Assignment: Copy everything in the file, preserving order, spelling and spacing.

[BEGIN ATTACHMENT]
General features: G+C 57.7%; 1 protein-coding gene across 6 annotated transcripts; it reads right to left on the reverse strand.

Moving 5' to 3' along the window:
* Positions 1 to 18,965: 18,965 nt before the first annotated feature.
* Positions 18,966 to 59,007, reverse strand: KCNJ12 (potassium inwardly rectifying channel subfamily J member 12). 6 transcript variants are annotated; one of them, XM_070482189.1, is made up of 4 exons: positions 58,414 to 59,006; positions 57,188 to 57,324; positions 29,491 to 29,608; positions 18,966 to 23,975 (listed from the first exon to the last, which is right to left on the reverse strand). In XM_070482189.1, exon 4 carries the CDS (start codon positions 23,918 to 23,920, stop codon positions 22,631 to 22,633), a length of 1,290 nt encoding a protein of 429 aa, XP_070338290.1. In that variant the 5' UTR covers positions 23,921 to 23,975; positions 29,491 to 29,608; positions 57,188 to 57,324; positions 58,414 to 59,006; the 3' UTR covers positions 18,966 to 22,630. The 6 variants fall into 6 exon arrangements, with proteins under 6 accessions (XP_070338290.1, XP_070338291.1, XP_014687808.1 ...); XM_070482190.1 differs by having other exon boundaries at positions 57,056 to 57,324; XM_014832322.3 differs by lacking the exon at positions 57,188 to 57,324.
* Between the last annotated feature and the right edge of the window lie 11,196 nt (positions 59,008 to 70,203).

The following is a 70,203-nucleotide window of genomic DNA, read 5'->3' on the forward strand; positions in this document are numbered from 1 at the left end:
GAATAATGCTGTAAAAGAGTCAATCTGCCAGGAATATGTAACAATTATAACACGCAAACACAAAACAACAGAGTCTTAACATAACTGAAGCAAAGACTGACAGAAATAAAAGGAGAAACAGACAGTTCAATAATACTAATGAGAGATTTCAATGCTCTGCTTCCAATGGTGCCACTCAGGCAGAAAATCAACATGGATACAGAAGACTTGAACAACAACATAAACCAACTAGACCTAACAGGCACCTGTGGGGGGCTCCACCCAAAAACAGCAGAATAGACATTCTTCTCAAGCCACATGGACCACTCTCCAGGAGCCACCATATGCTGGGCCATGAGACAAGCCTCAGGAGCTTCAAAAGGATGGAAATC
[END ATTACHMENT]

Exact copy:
General features: G+C 57.7%; 1 protein-coding gene across 6 annotated transcripts; it reads right to left on the reverse strand.

Moving 5' to 3' along the window:
* Positions 1 to 18,965: 18,965 nt before the first annotated feature.
* Positions 18,966 to 59,007, reverse strand: KCNJ12 (potassium inwardly rectifying channel subfamily J member 12). 6 transcript variants are annotated; one of them, XM_070482189.1, is made up of 4 exons: positions 58,414 to 59,006; positions 57,188 to 57,324; positions 29,491 to 29,608; positions 18,966 to 23,975 (listed from the first exon to the last, which is right to left on the reverse strand). In XM_070482189.1, exon 4 carries the CDS (start codon positions 23,918 to 23,920, stop codon positions 22,631 to 22,633), a length of 1,290 nt encoding a protein of 429 aa, XP_070338290.1. In that variant the 5' UTR covers positions 23,921 to 23,975; positions 29,491 to 29,608; positions 57,188 to 57,324; positions 58,414 to 59,006; the 3' UTR covers positions 18,966 to 22,630. The 6 variants fall into 6 exon arrangements, with proteins under 6 accessions (XP_070338290.1, XP_070338291.1, XP_014687808.1 ...); XM_070482190.1 differs by having other exon boundaries at positions 57,056 to 57,324; XM_014832322.3 differs by lacking the exon at positions 57,188 to 57,324.
* Between the last annotated feature and the right edge of the window lie 11,196 nt (positions 59,008 to 70,203).

The following is a 70,203-nucleotide window of genomic DNA, read 5'->3' on the forward strand; positions in this document are numbered from 1 at the left end:
GAATAATGCTGTAAAAGAGTCAATCTGCCAGGAATATGTAACAATTATAACACGCAAACACAAAACAACAGAGTCTTAACATAACTGAAGCAAAGACTGACAGAAATAAAAGGAGAAACAGACAGTTCAATAATACTAATGAGAGATTTCAATGCTCTGCTTCCAATGGTGCCACTCAGGCAGAAAATCAACATGGATACAGAAGACTTGAACAACAACATAAACCAACTAGACCTAACAGGCACCTGTGGGGGGCTCCACCCAAAAACAGCAGAATAGACATTCTTCTCAAGCCACATGGACCACTCTCCAGGAGCCACCATATGCTGGGCCATGAGACAAGCCTCAGGAGCTTCAAAAGGATGGAAATC